Knowing nothing about racing with turns, Matthew was nervous. His palms were sweaty, he had no grip on the wood steering wheel, he let all the air out of his suspension, and his low-profile street tires offered little cornering grip. “I remember that first run” Matthew said. “I left the start line, peel out down the straightaway, turn into the first corner and the truck is still going straight,” he chuckles. “I hit the brakes and it caught, get back on the throttle and the truck is all over the place. Ahh…AutoCross! I get it now.”
At his next Goodguys event, Matthew arrived with the plan to AutoCross all weekend. He still had the air ride suspension, wood steering wheel, and the same tires, but he had a desire to learn and improve. Both he and the truck performed better with each lap, and it was just enough to convince Matthew to go all-in and convert his “show truck” into a race truck.
The third version of QUIK7T began in 2016. While researching handling and performance parts, Matthew stumbled across Brandy and Rob Phillips’ C10R as well as Rob MacGregor’s “Hellboy” C10 – both built with AutoCross performance as the main goal. Matthew decided to build version number three himself in his garage. Over the course of two years he added a few parts at a time while continuing to hone his driving skills. In 2018, he tore the truck down to a bare frame for a complete AutoCross build in his garage.
Matthew opted to update the original frame, ordering a front clip from Scott’s Hotrods and requesting custom A-arms and a larger 1 3/4-inch sway bar. He designed the rear suspension using a No Limit Truck Arm setup attached to a custom crossmember with a step notch in the frame and opted against a sway bar for better articulation to “plant” the rear tires in corners. The Ford 9-inch rearend housing was designed with 1 1/2-degrees of camber built-in as well as 1/16-inch of toe-in. Matthew added roll pans, a front spoiler, rear wing, and bedside exhaust exits to augment the new race theme.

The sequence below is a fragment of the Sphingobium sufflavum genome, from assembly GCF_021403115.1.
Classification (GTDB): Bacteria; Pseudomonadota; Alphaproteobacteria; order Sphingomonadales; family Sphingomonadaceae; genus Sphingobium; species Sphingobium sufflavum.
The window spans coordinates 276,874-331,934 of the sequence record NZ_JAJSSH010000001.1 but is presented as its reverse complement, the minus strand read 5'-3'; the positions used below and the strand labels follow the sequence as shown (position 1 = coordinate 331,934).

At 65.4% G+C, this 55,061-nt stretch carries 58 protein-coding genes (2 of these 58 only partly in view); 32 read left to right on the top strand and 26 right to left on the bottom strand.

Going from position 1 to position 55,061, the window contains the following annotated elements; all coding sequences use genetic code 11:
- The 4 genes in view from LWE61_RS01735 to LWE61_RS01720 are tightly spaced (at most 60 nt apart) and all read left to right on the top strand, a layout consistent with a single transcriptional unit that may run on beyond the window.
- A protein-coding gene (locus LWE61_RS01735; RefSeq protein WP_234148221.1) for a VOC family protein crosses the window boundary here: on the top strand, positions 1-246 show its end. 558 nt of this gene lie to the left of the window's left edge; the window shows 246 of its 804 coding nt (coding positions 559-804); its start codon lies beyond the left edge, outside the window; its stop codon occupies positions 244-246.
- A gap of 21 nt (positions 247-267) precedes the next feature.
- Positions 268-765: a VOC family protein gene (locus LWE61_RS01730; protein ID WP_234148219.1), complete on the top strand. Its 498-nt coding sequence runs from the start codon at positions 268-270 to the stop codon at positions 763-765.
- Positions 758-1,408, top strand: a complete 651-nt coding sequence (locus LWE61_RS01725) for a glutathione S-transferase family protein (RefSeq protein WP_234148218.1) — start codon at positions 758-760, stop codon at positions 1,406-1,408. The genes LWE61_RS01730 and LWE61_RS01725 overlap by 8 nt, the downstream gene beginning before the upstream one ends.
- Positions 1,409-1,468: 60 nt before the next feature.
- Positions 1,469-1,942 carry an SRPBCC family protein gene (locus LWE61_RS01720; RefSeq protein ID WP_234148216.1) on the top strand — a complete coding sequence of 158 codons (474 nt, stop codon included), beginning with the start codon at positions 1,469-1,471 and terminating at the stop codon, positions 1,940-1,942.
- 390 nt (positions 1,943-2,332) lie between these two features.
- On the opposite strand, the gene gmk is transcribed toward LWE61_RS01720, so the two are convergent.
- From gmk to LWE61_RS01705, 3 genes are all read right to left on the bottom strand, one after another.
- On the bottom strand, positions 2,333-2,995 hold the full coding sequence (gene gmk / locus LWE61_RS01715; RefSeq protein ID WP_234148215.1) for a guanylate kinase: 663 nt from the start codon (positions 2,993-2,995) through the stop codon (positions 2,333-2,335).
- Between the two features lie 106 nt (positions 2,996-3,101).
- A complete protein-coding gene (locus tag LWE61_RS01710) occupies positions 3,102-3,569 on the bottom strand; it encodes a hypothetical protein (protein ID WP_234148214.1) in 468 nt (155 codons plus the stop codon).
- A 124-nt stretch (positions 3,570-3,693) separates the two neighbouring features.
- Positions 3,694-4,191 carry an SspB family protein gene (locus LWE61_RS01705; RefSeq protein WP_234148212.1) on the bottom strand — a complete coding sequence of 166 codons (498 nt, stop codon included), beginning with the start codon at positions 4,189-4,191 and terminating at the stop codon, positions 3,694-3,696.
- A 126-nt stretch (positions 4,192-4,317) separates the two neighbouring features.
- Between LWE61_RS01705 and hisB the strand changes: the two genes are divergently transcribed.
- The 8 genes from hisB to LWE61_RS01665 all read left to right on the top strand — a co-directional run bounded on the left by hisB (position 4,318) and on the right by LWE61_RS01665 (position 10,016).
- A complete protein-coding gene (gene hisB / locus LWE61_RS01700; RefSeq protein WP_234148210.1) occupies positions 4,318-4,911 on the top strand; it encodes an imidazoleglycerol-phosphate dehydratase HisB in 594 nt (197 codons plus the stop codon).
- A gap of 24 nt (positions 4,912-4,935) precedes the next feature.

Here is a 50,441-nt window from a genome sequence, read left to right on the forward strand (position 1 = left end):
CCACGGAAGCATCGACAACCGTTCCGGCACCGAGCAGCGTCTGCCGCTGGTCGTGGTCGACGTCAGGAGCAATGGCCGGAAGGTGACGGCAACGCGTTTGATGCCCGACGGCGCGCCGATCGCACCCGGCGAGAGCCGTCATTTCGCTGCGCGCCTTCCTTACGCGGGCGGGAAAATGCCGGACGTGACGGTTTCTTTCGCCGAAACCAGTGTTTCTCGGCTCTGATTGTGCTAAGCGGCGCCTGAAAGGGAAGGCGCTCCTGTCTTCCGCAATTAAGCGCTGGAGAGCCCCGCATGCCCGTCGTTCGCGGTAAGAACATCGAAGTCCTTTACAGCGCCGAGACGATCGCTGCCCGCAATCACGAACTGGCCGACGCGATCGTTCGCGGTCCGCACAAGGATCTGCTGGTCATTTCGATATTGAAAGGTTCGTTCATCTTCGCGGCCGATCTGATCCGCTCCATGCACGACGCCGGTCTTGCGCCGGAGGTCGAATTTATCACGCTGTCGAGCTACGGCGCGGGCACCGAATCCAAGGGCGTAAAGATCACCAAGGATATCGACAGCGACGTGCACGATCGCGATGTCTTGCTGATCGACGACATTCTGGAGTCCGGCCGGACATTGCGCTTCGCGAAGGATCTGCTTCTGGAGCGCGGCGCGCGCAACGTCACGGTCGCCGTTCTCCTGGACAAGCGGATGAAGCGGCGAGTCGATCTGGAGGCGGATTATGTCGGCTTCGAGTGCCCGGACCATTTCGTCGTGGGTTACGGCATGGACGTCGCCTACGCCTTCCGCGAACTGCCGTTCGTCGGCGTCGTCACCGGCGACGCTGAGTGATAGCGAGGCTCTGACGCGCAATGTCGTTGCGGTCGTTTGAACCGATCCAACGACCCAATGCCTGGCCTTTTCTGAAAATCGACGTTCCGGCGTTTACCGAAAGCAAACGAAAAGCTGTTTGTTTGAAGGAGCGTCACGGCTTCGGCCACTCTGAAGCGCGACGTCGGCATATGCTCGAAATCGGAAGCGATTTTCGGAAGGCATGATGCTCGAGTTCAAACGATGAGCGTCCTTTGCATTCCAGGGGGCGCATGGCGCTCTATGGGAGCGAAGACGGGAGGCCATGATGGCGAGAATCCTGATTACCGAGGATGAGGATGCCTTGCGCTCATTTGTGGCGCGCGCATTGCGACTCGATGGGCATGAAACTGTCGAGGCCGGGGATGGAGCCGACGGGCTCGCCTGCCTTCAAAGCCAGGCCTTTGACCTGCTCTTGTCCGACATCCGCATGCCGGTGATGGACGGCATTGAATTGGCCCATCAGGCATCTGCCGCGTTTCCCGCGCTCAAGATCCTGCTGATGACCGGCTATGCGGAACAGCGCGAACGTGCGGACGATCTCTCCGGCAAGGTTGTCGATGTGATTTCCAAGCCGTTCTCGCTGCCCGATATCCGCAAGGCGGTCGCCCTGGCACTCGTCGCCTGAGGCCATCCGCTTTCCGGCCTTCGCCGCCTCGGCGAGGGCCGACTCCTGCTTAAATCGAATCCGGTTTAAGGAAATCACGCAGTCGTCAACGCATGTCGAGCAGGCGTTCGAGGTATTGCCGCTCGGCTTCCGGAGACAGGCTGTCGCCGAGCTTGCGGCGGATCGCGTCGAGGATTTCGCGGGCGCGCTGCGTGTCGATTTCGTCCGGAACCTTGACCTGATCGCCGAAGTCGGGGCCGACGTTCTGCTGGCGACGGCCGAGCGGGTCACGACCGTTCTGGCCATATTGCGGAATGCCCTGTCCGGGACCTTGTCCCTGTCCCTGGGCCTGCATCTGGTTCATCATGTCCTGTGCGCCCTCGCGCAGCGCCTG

During this rebuild Matthew replaced the automatic transmission with a Magnum T56 six-speed for full control on the track. The same 6-liter LQ9 engine out of a junkyard Denali from version number two remains in place. It was built by Matthew in his garage copying a Car Craft magazine tech article titled something along the lines of “How to get 550hp out of a Junkyard Engine.” He copied the article to a T and sure enough, it produces just over 500 horsepower. He’s working on getting an aluminum LS7 for the 2022 race season.
The interior has evolved, too, from the original bench, to a 2001 Silverado bench, to leather buckets, and now Corbeau racing seats. Matthew added a TMI dash pad, AutoMeter gauges, and American Autowire harness, ididit column, Lokar pedals, and a suede-wrapped Sparco steering wheel. The dash was wrinkle-coat painted black and still holds audio and Vintage Air controls, as Matthew still drives his truck a few thousand miles around town each year.
We asked Matthew what he would do differently with his truck, which is a loaded question as QUIK7T seems to be a constant work-in-progress. But he responded, “to build it just once, and not three times,” going straight to an AutoCross build from the start. There’s a lot to be learned from Matthew’s story for hot rodders of all segments. Try something new. Don’t be afraid to take your car around the AutoCross track. Talk to other drivers for beginner advice. You may be surprised by the outcome.
Photos by Matthew Mielczarek